BOSTON (AP) – A bankruptcy court judge on Friday froze the assets of the four owners of a pharmacy blamed for a fatal meningitis outbreak, clearing the way for creditors to determine what’s left of the millions the owners received from the firm.
The order Friday by Judge Henry Boroff at a hearing in Springfield forbids the owners of the New England Compounding Center from spending or moving any of their assets, except to pay living expenses or legal bills. The written order from Boroff was expected to be released Monday.
The order, which came in response to a motion by a creditors committee, applies to owners Barry Cadden, his wife Lisa Cadden, her brother Greg Conigliaro and her sister-in-law Carla Conigliaro.
Anne Andrews, an attorney for one of the creditors on the Official Committee of Unsecured Creditors, called the decision a “big victory.”
Andrews said creditors can now find out how much the owners still have of the tens of millions they were paid, and the court can determine much they owe back to the creditors, who include victims of the outbreak. A hearing on that issue was scheduled for Feb. 28.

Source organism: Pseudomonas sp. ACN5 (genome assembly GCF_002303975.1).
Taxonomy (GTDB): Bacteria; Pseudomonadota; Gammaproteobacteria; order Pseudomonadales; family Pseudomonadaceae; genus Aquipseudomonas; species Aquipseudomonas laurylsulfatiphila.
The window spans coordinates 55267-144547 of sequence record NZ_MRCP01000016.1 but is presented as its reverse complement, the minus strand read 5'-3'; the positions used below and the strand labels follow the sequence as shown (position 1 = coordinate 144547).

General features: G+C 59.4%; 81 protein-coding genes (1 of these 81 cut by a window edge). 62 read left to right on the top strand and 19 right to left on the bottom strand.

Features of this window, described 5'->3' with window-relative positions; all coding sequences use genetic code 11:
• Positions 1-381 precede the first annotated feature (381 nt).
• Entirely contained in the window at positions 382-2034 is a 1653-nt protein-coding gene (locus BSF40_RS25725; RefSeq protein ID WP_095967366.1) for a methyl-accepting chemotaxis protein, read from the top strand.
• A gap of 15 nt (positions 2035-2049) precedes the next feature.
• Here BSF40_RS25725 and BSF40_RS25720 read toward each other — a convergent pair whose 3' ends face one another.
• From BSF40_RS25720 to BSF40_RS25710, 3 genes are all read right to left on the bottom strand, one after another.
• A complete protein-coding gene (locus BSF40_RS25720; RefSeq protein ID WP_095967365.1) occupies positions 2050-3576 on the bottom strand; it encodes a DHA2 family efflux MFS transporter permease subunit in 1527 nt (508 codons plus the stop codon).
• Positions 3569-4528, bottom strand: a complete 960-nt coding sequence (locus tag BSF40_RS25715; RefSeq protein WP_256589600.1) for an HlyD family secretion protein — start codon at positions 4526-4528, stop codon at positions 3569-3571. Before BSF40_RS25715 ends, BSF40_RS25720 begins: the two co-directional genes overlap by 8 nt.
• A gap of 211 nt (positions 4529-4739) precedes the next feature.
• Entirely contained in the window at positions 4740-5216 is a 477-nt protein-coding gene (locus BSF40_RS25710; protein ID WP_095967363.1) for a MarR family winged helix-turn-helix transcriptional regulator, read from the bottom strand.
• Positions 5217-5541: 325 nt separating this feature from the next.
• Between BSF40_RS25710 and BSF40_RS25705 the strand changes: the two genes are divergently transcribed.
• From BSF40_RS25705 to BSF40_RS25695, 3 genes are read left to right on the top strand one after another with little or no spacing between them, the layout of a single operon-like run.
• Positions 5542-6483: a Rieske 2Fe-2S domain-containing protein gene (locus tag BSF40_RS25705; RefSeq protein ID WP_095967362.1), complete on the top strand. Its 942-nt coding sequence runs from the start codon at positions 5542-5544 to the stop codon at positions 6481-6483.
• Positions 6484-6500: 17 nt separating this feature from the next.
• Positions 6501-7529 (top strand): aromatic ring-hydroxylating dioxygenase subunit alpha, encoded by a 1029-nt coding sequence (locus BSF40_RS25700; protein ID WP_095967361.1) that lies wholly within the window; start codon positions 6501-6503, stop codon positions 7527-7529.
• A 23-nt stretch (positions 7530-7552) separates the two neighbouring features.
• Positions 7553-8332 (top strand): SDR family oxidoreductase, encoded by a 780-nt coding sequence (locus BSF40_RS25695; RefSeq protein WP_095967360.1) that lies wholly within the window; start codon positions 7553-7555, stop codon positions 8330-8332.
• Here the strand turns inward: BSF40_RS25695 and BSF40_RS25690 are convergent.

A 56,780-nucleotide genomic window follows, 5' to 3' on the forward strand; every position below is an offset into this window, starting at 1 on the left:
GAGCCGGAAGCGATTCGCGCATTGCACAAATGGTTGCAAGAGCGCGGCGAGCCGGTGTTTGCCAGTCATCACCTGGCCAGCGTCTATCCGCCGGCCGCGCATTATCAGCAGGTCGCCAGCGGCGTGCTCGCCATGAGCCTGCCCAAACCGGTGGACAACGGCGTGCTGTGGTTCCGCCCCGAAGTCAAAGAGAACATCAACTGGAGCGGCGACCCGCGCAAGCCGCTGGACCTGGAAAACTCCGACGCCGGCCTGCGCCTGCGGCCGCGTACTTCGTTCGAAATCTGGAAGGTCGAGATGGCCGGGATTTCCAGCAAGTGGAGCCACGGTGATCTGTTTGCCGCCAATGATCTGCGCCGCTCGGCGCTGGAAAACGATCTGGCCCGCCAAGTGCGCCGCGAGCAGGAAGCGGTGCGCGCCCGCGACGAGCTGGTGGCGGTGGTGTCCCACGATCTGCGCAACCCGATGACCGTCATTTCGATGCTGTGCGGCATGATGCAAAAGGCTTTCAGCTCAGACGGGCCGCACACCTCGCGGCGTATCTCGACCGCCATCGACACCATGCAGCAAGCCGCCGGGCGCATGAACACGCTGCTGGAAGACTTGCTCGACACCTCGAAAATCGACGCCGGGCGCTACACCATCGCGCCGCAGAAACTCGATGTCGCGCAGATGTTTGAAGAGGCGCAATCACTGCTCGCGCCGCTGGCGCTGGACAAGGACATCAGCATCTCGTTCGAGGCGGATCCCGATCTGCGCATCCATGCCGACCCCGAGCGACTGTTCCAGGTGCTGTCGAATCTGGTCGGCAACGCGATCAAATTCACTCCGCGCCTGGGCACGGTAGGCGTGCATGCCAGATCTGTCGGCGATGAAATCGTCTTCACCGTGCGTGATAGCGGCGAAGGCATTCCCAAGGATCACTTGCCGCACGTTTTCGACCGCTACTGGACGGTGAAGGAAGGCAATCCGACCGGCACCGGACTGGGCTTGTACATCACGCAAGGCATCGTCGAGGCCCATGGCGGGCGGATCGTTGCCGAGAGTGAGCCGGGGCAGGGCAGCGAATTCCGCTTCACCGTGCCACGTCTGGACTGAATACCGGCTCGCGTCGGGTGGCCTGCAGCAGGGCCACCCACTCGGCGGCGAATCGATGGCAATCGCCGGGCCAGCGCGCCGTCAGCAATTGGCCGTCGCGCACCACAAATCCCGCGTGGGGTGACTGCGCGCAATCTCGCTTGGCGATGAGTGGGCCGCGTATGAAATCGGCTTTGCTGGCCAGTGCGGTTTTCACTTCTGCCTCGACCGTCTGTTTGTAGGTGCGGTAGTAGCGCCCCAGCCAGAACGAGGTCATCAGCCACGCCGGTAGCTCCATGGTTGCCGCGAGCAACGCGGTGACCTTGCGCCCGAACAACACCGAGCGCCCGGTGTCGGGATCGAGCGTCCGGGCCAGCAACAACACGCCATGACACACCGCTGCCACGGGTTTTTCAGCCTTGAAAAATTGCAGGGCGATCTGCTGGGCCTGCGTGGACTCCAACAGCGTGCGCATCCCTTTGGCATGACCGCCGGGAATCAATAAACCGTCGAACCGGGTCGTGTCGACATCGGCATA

A request for comment was made Friday by email to a spokesman for the defendants.
The fungal meningitis outbreak, discovered in Tennessee in December, has killed 44 and sickened 600. The outbreak was linked to a tainted steroid made by the Framingham-based NECC. The state said subsequent inspections of the company found unsanitary conditions and flawed sterility testing procedures. The owners currently face 150 lawsuits.
The company filed for Chapter 11 bankruptcy in December, saying it wanted to establish a compensation fund for victims. It listed just $400,000 in net assets, which plaintiffs’ attorneys say is not nearly enough to cover the claims against it.
But the NECC also disclosed that in the last 11 months, the company made $21 million in payments to company insiders, including the four owners. In court Thursday, the creditors’ committee said over the last six years the company had paid $70.5 million to company insiders. The payments included salaries, shareholder disbursements and funds to cover the company’s taxes.
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